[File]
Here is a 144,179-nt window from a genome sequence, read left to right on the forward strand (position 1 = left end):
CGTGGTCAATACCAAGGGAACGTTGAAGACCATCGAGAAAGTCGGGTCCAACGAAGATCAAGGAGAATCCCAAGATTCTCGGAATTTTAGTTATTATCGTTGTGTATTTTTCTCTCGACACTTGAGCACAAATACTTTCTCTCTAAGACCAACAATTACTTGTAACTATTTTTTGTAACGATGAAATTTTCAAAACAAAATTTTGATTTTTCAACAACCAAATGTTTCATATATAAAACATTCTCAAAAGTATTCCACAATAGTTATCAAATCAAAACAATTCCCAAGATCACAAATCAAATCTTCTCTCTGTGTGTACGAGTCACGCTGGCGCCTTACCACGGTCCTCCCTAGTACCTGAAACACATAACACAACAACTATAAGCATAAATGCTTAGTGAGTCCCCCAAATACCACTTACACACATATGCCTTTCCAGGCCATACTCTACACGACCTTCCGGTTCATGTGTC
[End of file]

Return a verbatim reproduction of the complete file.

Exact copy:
Here is a 144,179-nt window from a genome sequence, read left to right on the forward strand (position 1 = left end):
CGTGGTCAATACCAAGGGAACGTTGAAGACCATCGAGAAAGTCGGGTCCAACGAAGATCAAGGAGAATCCCAAGATTCTCGGAATTTTAGTTATTATCGTTGTGTATTTTTCTCTCGACACTTGAGCACAAATACTTTCTCTCTAAGACCAACAATTACTTGTAACTATTTTTTGTAACGATGAAATTTTCAAAACAAAATTTTGATTTTTCAACAACCAAATGTTTCATATATAAAACATTCTCAAAAGTATTCCACAATAGTTATCAAATCAAAACAATTCCCAAGATCACAAATCAAATCTTCTCTCTGTGTGTACGAGTCACGCTGGCGCCTTACCACGGTCCTCCCTAGTACCTGAAACACATAACACAACAACTATAAGCATAAATGCTTAGTGAGTCCCCCAAATACCACTTACACACATATGCCTTTCCAGGCCATACTCTACACGACCTTCCGGTTCATGTGTC